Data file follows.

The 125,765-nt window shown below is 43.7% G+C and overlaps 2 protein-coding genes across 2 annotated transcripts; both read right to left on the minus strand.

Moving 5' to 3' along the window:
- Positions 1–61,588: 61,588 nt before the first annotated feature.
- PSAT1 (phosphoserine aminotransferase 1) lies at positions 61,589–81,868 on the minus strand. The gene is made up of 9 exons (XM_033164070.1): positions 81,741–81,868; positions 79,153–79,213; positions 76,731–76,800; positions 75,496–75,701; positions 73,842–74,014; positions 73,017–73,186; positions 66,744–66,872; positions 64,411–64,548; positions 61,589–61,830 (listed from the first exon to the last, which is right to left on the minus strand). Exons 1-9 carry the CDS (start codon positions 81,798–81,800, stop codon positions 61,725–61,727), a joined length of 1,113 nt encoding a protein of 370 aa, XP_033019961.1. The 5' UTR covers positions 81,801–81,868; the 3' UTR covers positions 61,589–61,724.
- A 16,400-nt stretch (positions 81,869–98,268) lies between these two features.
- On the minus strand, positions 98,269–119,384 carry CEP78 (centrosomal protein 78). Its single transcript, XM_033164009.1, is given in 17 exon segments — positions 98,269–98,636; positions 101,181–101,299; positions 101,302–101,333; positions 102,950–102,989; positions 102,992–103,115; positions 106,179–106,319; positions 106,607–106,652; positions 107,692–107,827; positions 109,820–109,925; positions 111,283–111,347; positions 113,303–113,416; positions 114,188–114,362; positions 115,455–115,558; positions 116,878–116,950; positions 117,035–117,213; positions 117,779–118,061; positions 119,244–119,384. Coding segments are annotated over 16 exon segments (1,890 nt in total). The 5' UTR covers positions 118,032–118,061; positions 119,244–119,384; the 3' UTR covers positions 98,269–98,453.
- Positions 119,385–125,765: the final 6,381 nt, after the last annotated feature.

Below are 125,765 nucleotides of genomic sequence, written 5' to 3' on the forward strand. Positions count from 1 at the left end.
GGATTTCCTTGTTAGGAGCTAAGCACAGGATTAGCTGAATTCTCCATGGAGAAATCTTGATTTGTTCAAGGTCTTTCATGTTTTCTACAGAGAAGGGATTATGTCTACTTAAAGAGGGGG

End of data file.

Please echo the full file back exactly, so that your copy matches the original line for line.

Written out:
The 125,765-nt window shown below is 43.7% G+C and overlaps 2 protein-coding genes across 2 annotated transcripts; both read right to left on the minus strand.

Moving 5' to 3' along the window:
- Positions 1–61,588: 61,588 nt before the first annotated feature.
- PSAT1 (phosphoserine aminotransferase 1) lies at positions 61,589–81,868 on the minus strand. The gene is made up of 9 exons (XM_033164070.1): positions 81,741–81,868; positions 79,153–79,213; positions 76,731–76,800; positions 75,496–75,701; positions 73,842–74,014; positions 73,017–73,186; positions 66,744–66,872; positions 64,411–64,548; positions 61,589–61,830 (listed from the first exon to the last, which is right to left on the minus strand). Exons 1-9 carry the CDS (start codon positions 81,798–81,800, stop codon positions 61,725–61,727), a joined length of 1,113 nt encoding a protein of 370 aa, XP_033019961.1. The 5' UTR covers positions 81,801–81,868; the 3' UTR covers positions 61,589–61,724.
- A 16,400-nt stretch (positions 81,869–98,268) lies between these two features.
- On the minus strand, positions 98,269–119,384 carry CEP78 (centrosomal protein 78). Its single transcript, XM_033164009.1, is given in 17 exon segments — positions 98,269–98,636; positions 101,181–101,299; positions 101,302–101,333; positions 102,950–102,989; positions 102,992–103,115; positions 106,179–106,319; positions 106,607–106,652; positions 107,692–107,827; positions 109,820–109,925; positions 111,283–111,347; positions 113,303–113,416; positions 114,188–114,362; positions 115,455–115,558; positions 116,878–116,950; positions 117,035–117,213; positions 117,779–118,061; positions 119,244–119,384. Coding segments are annotated over 16 exon segments (1,890 nt in total). The 5' UTR covers positions 118,032–118,061; positions 119,244–119,384; the 3' UTR covers positions 98,269–98,453.
- Positions 119,385–125,765: the final 6,381 nt, after the last annotated feature.

Below are 125,765 nucleotides of genomic sequence, written 5' to 3' on the forward strand. Positions count from 1 at the left end.
GGATTTCCTTGTTAGGAGCTAAGCACAGGATTAGCTGAATTCTCCATGGAGAAATCTTGATTTGTTCAAGGTCTTTCATGTTTTCTACAGAGAAGGGATTATGTCTACTTAAAGAGGGGG